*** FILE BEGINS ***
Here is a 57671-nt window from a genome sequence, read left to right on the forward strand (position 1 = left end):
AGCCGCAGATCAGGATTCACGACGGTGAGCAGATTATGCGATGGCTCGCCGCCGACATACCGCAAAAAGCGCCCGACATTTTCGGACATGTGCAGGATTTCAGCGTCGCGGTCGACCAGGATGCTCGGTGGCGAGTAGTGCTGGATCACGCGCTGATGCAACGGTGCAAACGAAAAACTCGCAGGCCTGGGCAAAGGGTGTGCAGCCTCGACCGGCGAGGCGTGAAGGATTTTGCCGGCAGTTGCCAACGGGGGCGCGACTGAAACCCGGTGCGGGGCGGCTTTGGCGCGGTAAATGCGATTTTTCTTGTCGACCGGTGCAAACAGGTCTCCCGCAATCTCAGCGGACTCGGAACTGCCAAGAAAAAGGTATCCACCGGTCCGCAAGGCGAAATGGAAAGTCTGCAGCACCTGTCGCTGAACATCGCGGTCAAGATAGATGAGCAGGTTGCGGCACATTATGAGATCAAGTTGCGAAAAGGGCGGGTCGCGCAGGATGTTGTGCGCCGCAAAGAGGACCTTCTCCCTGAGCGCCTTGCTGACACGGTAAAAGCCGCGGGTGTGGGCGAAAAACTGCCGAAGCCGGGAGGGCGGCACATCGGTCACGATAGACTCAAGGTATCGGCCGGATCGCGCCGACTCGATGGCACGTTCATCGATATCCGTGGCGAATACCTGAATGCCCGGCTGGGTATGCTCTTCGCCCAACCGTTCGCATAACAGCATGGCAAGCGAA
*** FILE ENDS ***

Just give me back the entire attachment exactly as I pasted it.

Here is a 57671-nt window from a genome sequence, read left to right on the forward strand (position 1 = left end):
AGCCGCAGATCAGGATTCACGACGGTGAGCAGATTATGCGATGGCTCGCCGCCGACATACCGCAAAAAGCGCCCGACATTTTCGGACATGTGCAGGATTTCAGCGTCGCGGTCGACCAGGATGCTCGGTGGCGAGTAGTGCTGGATCACGCGCTGATGCAACGGTGCAAACGAAAAACTCGCAGGCCTGGGCAAAGGGTGTGCAGCCTCGACCGGCGAGGCGTGAAGGATTTTGCCGGCAGTTGCCAACGGGGGCGCGACTGAAACCCGGTGCGGGGCGGCTTTGGCGCGGTAAATGCGATTTTTCTTGTCGACCGGTGCAAACAGGTCTCCCGCAATCTCAGCGGACTCGGAACTGCCAAGAAAAAGGTATCCACCGGTCCGCAAGGCGAAATGGAAAGTCTGCAGCACCTGTCGCTGAACATCGCGGTCAAGATAGATGAGCAGGTTGCGGCACATTATGAGATCAAGTTGCGAAAAGGGCGGGTCGCGCAGGATGTTGTGCGCCGCAAAGAGGACCTTCTCCCTGAGCGCCTTGCTGACACGGTAAAAGCCGCGGGTGTGGGCGAAAAACTGCCGAAGCCGGGAGGGCGGCACATCGGTCACGATAGACTCAAGGTATCGGCCGGATCGCGCCGACTCGATGGCACGTTCATCGATATCCGTGGCGAATACCTGAATGCCCGGCTGGGTATGCTCTTCGCCCAACCGTTCGCATAACAGCATGGCAAGCGAA